From left, John Kasich, Carly Fiorina, Marco Rubio, Ben Carson, Donald Trump, Ted Cruz, Jeb Bush, Chris Christie and Rand Paul take the stage at the start of the Republican presidential debate, hosted by CNN, last month in Las Vegas. (Robyn Beck/Agence France-Presse via Getty Images)
Media critic

What happens when you cannot trust the chaperones?

That’s the role in which National Review was initially slotted to participate in a late-February GOP debate in Houston. The idea was to pair National Review with mainstream media partner NBC News and Telemundo. The arrangement shadowed a similar setup for CNN, which has partnered on two GOP debates with Salem Communications and its star conservative radio host Hugh Hewitt.

Fox News and Fox Business Network, meanwhile, have been allowed to moderate their own debates, free of these minders.

Well, the Republican National Committee (RNC) has now decided that National Review is no longer qualified to referee an officially sanctioned GOP debate.

Its offense? Leveraging the First Amendment. In a package posted last night, National Review blasted Trump with a series of pieces questioning all aspects of his rise, ideology, predispositions, etc. “Trump is a philosophically unmoored political opportunist who would trash the broad conservative ideological consensus within the GOP in favor of a free-floating populism with strong-man overtones,” writes the magazine in an editorial.

The problem for National Review is that its presentation was well timed and successful. In addition to the editorial, National Review assembled pieces from conservative voices such as Erick Erickson, Glenn Beck, Edwin Meese III and others. Many of the points made in this “Against Trump” grouping have been made before, by conservatives: Trump is an egotist; Trump is not a real conservative; Trump doesn’t know much about terrorism; Trump is a populist, not a conservative; and so on. Yet National Review was wise to put state-of-the-art anti-Trump scholarship under one roof. It has gotten vigorous pickup on social media and beyond. “Trump might be the greatest charlatan of them all,” wrote L. Brent Bozell III in the package.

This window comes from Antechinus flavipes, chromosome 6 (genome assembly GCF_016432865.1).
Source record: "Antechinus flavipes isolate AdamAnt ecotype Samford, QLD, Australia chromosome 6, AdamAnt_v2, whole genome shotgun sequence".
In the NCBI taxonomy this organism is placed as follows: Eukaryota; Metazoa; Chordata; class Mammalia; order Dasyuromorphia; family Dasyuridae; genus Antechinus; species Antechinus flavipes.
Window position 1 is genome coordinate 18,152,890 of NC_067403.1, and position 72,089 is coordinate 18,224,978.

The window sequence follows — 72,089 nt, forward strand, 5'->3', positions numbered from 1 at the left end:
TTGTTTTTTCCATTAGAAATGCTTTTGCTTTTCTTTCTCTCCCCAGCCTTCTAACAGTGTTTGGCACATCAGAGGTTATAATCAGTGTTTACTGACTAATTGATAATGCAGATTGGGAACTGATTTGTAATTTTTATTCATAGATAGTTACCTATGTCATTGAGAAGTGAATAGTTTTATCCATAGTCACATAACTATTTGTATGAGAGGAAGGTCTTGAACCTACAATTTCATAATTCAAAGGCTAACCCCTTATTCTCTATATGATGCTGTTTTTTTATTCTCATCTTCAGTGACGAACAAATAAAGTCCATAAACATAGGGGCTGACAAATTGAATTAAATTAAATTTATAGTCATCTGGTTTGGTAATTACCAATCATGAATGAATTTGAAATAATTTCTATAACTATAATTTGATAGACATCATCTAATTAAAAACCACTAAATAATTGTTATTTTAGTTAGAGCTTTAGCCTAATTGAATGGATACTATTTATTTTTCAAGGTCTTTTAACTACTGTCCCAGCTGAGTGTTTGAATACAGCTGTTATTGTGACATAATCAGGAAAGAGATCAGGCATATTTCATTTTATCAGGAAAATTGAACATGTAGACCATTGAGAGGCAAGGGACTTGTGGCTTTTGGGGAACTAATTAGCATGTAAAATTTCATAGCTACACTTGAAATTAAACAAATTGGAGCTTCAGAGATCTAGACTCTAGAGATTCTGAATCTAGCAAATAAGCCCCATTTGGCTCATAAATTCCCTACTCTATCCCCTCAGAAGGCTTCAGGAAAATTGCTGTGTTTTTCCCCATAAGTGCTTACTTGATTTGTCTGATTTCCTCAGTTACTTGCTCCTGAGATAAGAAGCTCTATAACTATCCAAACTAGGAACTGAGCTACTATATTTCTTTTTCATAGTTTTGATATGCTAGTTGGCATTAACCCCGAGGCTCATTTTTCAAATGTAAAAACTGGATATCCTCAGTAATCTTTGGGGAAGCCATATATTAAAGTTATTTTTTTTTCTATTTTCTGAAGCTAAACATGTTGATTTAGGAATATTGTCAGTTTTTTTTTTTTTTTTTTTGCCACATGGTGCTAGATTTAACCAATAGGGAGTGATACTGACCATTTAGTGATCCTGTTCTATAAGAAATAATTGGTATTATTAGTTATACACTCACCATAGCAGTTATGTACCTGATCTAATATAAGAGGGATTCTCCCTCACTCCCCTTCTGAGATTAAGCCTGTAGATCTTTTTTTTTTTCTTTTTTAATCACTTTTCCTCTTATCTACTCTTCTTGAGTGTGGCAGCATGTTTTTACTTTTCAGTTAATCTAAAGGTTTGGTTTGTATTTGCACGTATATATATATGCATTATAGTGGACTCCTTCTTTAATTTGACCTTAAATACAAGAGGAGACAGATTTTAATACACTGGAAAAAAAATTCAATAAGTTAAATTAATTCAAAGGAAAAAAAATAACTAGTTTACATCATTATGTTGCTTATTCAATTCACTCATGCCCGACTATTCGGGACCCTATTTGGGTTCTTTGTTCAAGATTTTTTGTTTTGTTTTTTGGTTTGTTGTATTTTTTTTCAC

It was all a bit much for the RNC. National Review Publisher Jack Fowler wrote in a post Thursday night, “A top official with the RNC called me to say that National Review was being disinvited. The reason: Our ‘Against Trump’ editorial and symposium. We expected this was coming. Small price to pay for speaking the truth about The Donald.”

The greater damage, surely, lands on the RNC itself. Its Houston debate is now an embarrassment of indecision and thought control. Recall that the RNC earlier this month announced that the original broadcast partner, NBC, had been bounced from the event because of the behavior of moderators from CNBC in a widely panned October debate. CNN was handed the prize and would be partnering with National Review, Telemundo and Salem Communications. Now, as it happens, there’s a more manageable trio of debate hosts.

Explaining the disqualification, Sean Spicer of the RNC declared to BuzzFeed that a debate moderator must not have “a predisposition.”

If so, the RNC had better fire the moderators in charge of the remaining debates and place newborns in their stead. As if Fox News doesn’t have a predisposition (witness its wonderful pursuit of Trump in the Aug. 6 debate); as if Fox Business doesn’t have a predisposition (witness Neil Cavuto’s sly attempt to put the 2008 financial meltdown on President Obama’s shoulders at last week’s event); as if CNN doesn’t have a predisposition (witness its attempts at a Sept. 16 debate to get the candidates brawling among themselves); as if the RNC doesn’t have a predisposition (witness its skittish micromanagement of the debates). Everyone has some predisposition or another.

RNC’s decision surfaces a deep-set ignorance about the role of National Review. Founded by William F. Buckley in 1955, it is one of the most influential opinion journals in American history. Yes, opinion — meaning that its writers have used its pages to advance arguments about ideas and trends and clear dangers, just as the essayists do in “Against Trump.” That this package aims at a fissure within the right over whether Trump is good or bad squares with a tradition in the pages of National Review. As Carl Bogus wrote in his book “Buckley“: “The principal battles and intrigue at National Review that led to redefining conservatism, however, were not between conservatives and liberals. They were among conservatives.”

For fulfilling its mission, in other words, National Review got spanked.